Glossary of Australian railway terms

This page contains a list of jargon used to varying degrees by railfans, trainspotters, and railway employees in Australia, including nicknames for various locomotives and multiple units. Although not exhaustive, many of the entries in this list appear from time to time in specialist, rail-related publications. There may be significant regional variation in usage; state variances may be indicated by the state abbreviation (e.g. VIC, NSW).


Bandicoot (QLD)
An EMU with a distinctive grey band painted across the cab wind shields
QR pacific type BB18¼ 4-6-2 steam locomotive used on express passenger and freight trains—named after the telegraphic code
Blue babies
QR DD17 class suburban tank engine, in a blue midway between navy and sky blue
Broad gauge
5 ft 3 in (1,600 mm) as used in the states of Victoria and South Australia. Standard gauge of 1,435 mm (4 ft 8 12 in) exists nationwide except for the state of Tasmania, Queensland runs some narrower 3 ft 6 in (1,067 mm) lines as do the states of West Australia and South Australia. The island state of Tasmania is exclusively 3 ft 6 in (1,067 mm).
Brown bomber
A QR C17 4-8-0 (2D) steam engine, typically painted brown


Centralized traffic control (CTC)
A system in which signals and switches for a given area of track are controlled from a centralized location[1]
The person checking tickets on a tram or train
Creamy Kate
Colloquial name for NSW Rail Motor No.38
Cyclops (QLD)
An EMU with one cab modified to only have one central wind shield, which can then only be used as a guard's cab in the middle of a six-car set


Victorian diesel electric rail motor
Detonator (DET) (Railway Track Signal)
An explosive device placed on rail and triggered by wheel pressure—used to warn of hazard ahead
Dog or dogspike
A spike with a slightly altered head shape for easier extraction when the spike has become too loose in the sleeper[2][3]
Doggies (VIC)
Former "dog box" type red suburban trains
A shunting signal


Electric staff
System of safeworking used on single track to allow the movement of trains
Electric multiple unit (EMU) (QLD)
A specific class of suburban train
Evans set (QLD)
Brisbane wooden suburban set


A rail enthusiast or train spotter who photographs Hitachi suburban electric trains in particular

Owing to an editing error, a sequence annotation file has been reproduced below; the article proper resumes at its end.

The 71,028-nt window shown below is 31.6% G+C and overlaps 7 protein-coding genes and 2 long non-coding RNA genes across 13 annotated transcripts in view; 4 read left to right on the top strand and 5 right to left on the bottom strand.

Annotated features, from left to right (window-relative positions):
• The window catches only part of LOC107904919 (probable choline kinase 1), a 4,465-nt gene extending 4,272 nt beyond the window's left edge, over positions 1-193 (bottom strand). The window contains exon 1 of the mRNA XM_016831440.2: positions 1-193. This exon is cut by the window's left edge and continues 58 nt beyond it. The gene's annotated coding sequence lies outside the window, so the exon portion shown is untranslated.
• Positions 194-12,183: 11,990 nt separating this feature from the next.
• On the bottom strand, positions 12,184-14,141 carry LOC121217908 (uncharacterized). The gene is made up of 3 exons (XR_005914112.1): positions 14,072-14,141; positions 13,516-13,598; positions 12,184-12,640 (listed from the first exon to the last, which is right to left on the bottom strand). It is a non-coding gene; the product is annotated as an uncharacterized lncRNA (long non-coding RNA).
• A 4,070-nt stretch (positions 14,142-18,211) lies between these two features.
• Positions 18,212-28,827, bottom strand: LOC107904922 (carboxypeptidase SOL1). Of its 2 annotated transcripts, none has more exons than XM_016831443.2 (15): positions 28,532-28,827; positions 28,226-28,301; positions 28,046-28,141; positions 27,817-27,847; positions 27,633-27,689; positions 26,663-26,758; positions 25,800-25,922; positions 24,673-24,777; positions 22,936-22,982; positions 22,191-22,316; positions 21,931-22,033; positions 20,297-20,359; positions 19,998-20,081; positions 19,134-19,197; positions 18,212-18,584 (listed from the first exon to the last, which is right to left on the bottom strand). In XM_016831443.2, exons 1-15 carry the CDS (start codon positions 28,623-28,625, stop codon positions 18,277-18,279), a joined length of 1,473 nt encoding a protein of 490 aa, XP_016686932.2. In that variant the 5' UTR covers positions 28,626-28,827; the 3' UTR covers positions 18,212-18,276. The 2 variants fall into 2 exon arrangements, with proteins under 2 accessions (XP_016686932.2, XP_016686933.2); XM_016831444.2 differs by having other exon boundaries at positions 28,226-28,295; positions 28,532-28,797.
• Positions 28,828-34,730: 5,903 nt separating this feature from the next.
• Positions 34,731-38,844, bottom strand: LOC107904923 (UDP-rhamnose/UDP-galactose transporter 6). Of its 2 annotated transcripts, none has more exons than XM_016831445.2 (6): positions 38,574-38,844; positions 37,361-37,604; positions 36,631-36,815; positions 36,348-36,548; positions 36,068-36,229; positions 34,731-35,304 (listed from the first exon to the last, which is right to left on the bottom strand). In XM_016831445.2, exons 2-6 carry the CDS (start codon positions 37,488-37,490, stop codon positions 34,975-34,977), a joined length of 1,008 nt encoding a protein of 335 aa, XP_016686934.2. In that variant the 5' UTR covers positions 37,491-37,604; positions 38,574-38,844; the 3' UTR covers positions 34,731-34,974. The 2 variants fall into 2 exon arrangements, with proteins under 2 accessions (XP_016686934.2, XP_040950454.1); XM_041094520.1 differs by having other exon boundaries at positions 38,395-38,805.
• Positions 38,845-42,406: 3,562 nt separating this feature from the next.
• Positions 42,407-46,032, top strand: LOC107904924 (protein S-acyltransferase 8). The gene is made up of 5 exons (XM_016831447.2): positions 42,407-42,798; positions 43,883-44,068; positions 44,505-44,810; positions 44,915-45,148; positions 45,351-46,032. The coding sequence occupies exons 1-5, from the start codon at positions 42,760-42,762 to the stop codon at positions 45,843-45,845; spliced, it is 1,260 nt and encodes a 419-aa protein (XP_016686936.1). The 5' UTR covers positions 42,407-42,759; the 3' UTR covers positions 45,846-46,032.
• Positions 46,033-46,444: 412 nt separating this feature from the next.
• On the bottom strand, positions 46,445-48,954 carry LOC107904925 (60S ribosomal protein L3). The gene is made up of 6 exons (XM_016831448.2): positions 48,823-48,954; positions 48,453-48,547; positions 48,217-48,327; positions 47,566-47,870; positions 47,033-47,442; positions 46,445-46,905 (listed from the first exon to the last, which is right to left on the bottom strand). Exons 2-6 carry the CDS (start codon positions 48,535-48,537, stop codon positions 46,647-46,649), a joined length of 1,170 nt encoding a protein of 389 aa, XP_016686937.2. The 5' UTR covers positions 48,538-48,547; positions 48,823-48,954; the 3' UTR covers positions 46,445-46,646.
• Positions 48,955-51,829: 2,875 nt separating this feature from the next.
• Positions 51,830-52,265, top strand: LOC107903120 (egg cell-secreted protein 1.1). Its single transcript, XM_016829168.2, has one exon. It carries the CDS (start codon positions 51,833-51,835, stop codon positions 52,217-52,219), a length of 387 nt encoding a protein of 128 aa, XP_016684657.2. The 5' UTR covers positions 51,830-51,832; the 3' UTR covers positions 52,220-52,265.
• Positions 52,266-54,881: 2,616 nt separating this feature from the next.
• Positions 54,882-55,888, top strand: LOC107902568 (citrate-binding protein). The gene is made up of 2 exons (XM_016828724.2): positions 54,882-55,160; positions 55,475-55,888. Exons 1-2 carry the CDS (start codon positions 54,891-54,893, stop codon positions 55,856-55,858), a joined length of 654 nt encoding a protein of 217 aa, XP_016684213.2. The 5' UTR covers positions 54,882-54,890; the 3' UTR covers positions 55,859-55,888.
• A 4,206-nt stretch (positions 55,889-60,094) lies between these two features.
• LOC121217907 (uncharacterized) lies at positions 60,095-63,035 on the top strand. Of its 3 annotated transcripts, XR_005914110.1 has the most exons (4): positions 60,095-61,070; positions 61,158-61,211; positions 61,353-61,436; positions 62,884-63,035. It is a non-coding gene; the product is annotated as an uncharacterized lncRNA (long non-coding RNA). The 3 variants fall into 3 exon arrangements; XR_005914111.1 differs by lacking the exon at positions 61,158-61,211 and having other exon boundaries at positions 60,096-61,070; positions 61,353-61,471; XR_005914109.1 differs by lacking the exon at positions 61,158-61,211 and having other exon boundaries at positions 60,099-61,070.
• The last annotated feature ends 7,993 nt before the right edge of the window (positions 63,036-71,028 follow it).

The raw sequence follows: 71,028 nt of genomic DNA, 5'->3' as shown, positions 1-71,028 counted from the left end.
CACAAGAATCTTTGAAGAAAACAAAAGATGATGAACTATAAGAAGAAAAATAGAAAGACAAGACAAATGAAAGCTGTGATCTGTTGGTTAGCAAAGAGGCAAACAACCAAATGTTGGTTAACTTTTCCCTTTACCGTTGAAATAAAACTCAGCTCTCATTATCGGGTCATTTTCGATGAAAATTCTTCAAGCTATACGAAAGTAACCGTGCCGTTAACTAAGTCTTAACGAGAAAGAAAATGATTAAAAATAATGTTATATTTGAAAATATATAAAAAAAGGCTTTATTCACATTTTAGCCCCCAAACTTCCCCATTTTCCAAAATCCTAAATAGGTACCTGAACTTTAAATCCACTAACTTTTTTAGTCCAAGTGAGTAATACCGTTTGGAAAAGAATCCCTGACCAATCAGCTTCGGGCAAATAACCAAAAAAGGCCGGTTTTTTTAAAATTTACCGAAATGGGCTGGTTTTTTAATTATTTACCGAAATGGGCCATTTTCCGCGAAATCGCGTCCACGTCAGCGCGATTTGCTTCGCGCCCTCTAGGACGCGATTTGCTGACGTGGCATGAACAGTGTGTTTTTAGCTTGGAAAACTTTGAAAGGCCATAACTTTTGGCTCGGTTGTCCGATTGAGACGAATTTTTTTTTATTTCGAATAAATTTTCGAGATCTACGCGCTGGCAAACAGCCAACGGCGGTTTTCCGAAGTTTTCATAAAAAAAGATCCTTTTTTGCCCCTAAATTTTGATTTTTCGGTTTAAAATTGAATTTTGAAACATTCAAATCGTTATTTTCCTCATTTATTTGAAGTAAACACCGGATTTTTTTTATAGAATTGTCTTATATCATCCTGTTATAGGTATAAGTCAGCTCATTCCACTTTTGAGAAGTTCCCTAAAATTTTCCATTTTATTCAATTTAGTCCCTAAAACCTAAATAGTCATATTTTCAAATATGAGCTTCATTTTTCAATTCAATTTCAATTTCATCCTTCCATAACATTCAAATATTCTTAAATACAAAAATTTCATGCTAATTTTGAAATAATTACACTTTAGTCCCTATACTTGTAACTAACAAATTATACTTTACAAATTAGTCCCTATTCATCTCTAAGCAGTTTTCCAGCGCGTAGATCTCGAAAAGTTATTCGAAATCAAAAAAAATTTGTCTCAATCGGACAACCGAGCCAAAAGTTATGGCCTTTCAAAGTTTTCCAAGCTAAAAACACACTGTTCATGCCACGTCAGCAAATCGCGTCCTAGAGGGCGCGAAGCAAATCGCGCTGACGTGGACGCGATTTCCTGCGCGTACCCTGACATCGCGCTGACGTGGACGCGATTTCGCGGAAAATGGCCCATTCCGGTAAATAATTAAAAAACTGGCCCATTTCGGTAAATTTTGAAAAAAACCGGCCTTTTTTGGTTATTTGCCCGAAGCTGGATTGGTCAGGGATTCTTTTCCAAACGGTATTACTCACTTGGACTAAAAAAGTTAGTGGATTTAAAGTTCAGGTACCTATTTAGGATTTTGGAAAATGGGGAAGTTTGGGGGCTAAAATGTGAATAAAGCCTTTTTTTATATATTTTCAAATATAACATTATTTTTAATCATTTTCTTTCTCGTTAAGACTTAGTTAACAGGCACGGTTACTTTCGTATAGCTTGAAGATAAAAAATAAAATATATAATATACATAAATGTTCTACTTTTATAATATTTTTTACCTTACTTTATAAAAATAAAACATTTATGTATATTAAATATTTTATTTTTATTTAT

The person in charge of the train
A rail or tramway enthusiast


Harris (VIC)
Former Harris type (or Blue) electric suburban train


A portable (often handheld) light source that is used to signal train crews[4]
Light-headed guard
See Battery-operated guard.


NSW C.35 Class locomotive - probably derived from original class numbers NN
Number nicker or number shark
A rail fan who writes down numbers of trains they have seen


NSW TrainLink H set, a class of electric train operated in New South Wales[5]


QR class 1170 diesel
Colloquial term for train staff (token)
Petrol electric rail motor (PERM)
A railmotor operated by the Victorian Railways of Australia, later called the Diesel Electric Rail Motor
Colloquial name for NSW C.36 Class locomotive
Plastic Fantastic
Colloquial name for NSW XPT (Express Passenger Train)


Rail motor stopping place (RMSP)
A short platform on a country line specifically for picking up and setting down of passengers of a rail motor
Rattler (QLD)
Colloquial term for former Evans sets in Brisbane
Red Rattler (NSW)
A colloquial term for the first-generation single-deck suburban trains from Sydney which operated from 1926 to 1993[6]
Red Rattler (VIC)
A slang term for a Tait train, a vintage suburban train from Melbourne


Silver (VIC)
Colloquial term for a Hitachi suburban electric trains
Six-volt guard
See Battery-operated guard.
Snapper (QLD)
Roaming staff who check tickets on trains or at stations
A suburban electric train
Standard gauge (QLD)
3 ft 6 in (1,067 mm), as opposed to the 'broad' standard gauge used in other states
Steel set
QR suburban passenger sets from 1960s, replacing the Evans sets
Colloquial term for signal
Sweat Set
Colloquial term for Sydney Trains S sets


Also Known As Sydney Trains T set, a class of electric suburban train in Sydney[6]
Tait (VIC)
Former Tait type (or Red) electric suburban train[7]
Tin Hare
The NSW 42-foot or CPH class rail motor
Two trains on the same mainline


Uniform gauge (QLD)
Standard gauge


White set
A Queensland Railways long-distance train sporting their livery from the 1950s
Sydney Trains A and B sets, also known as Waratahs, are electric passenger trains in Sydney[8][9]

See also


  1. "Railroading Glossary: C". Kalmbach Publishing. Archived from the original on 13 September 2014. Retrieved 20 February 2013.
  2. Railway Track Engineering (fourth ed.). New Delhi, India: Tata McGraw Hill Education Private Ltd. 2010 [first edition published 2000]. p. 122. ISBN 978-0-07-068012-8.
  3. Fitch, Ron J. (2006). Australian Railwayman: From Cadet Engineer to Railways Commissioner. Rosenberg Publishing Pty Ltd. ISBN 1-877058-48-3.
  4. Cunningham, William A. (1997). The Railroad Lantern, 1865 to 1930: The Evolution of the Railroad Hand Lantern as Reflected by the United States Patent Records and by Lanterns Made by Cross, Dane & Westlake, Dane, Westlake & Covert, the Adams & Westlake Manufacturing Co. & the Adams & Westlake Company. Wm. A. Cunningham.
  5. "The First Oscars are out and About". Sydney Trains. Retrieved 2 April 2018.
  6. "Generations of Electric Rolling Stock". Sydney Trains. Retrieved 2 April 2018.
  7. Johnston, Susan (1990). "Tait, Sir Thomas James (1864 - 1940)". Australian Dictionary of Biography. Australian National University. Retrieved 12 October 2017.
  8. "Waratah Trains - Railway Technology". Railway Technology. Retrieved 2 April 2018.
  9. O'Sullivan, Matt (22 March 2018). "New Waratah Trains Finally Signal End to Sydney's 'Sweat Sets'". The Sydney Morning Herald. Retrieved 2 April 2018.
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